These impacts come from choices made by you and me but ripple out to affect humans halfway around the world. How do your preferences have that far of a reach? Because nothing exists in a vacuum. Everything affects everything else. It is essential to understand that humans are a part of the system and subject to nature’s laws. Therefore, when we alter one thing, it will change something else, and those alterations will affect all life on Earth. Knowledge is power, and understanding is the first step to making conscious, deliberate choices in our everyday lives to decrease our impact. Every decision we make, from the car we drive to the meat we eat, affects everything else because we are part of this big, beautiful system we call Earth.

Climate Change is Happening Now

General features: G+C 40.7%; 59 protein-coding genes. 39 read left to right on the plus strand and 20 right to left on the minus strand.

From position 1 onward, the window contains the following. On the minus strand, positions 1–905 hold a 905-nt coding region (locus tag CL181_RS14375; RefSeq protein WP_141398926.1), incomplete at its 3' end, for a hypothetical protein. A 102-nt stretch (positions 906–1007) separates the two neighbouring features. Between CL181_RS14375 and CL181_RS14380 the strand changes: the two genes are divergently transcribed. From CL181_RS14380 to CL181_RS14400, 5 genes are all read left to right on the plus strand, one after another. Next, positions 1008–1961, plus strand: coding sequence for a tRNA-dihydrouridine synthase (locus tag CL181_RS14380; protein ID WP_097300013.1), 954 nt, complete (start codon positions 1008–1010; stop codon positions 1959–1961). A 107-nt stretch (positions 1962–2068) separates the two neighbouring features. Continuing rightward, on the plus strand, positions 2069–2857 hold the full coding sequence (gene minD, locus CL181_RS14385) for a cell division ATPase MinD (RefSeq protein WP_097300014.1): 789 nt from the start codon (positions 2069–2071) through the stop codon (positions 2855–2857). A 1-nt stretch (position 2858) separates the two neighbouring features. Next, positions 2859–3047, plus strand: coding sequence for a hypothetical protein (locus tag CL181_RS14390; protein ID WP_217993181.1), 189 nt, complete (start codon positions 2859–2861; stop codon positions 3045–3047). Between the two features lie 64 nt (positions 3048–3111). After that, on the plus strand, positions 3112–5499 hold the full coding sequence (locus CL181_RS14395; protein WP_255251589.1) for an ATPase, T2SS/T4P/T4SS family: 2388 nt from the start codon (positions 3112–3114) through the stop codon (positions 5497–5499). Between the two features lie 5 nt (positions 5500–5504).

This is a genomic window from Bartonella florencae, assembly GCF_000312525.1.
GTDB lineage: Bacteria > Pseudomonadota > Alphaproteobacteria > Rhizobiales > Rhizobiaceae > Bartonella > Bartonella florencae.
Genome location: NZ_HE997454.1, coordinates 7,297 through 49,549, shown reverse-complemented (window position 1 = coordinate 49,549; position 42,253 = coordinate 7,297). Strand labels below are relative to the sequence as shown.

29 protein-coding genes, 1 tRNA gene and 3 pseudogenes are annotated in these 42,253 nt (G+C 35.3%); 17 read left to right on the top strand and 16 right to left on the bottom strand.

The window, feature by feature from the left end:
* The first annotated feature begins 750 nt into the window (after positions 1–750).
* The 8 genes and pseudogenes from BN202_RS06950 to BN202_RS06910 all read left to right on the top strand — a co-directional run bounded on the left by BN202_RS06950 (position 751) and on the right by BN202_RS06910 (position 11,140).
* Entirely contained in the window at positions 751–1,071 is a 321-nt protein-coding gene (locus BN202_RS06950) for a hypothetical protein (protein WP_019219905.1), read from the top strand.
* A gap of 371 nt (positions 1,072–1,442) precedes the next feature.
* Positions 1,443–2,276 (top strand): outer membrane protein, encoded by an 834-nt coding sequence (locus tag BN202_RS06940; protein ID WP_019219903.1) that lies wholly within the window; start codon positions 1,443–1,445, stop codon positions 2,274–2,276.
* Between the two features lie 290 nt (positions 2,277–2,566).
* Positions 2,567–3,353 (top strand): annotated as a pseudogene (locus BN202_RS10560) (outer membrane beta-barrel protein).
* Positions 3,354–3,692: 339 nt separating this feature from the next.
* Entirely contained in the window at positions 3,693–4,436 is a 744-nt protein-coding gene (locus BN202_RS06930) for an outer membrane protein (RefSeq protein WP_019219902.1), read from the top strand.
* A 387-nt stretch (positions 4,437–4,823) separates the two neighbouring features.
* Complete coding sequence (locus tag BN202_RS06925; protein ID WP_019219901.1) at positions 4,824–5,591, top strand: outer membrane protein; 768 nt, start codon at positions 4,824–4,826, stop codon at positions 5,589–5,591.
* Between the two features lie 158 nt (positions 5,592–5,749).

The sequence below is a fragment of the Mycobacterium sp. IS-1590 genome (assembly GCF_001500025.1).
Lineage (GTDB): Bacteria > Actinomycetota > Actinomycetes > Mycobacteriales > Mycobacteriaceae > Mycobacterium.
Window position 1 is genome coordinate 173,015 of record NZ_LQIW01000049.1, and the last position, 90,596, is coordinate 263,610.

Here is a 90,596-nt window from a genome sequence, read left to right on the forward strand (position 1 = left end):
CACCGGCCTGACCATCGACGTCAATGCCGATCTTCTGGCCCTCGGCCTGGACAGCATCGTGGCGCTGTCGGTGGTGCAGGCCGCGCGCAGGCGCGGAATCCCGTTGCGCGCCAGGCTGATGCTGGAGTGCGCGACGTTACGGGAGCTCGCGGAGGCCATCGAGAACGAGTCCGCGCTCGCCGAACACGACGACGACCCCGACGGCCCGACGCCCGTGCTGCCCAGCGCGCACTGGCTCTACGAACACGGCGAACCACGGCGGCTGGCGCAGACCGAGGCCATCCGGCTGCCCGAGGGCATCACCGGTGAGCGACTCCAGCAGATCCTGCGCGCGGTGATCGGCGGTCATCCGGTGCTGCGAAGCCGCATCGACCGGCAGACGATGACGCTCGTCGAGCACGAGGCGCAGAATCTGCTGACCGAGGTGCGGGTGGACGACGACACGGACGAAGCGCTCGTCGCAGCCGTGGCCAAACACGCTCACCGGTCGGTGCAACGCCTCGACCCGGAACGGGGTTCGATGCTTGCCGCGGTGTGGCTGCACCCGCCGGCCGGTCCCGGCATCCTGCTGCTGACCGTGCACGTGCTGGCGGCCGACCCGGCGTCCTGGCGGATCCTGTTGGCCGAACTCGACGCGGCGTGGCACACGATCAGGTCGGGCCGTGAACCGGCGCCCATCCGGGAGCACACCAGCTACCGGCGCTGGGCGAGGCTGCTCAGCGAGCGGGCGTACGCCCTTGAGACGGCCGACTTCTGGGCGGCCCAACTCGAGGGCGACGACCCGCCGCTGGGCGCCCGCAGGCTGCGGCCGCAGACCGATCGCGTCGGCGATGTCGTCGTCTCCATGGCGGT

According to the 10 New Insights in Climate Science“The pace of contemporary rise in greenhouse gas concentrations is unprecedented in the climate history over the past 66 million years.” A warming Earth alters more than just baseline temperatures. A warmer climate changes the water cycle (increased temperature causes evaporation), shifting biomes northward. We are actively, in real-time, seeing life on Earth adapt to this ever-warming climate. Migration patterns, mating seasons, harvest cycles, and many other season-linked activities are changing. Life is adjusting and adapting as it has done for millions of years. Humans are too, but most do not see the connection between climate change and societal issues. Immigration, war due to drought and famine (Arab Spring), increased energy prices, higher food costs, and more intense and far-reaching diseases are all direct consequences of climate change.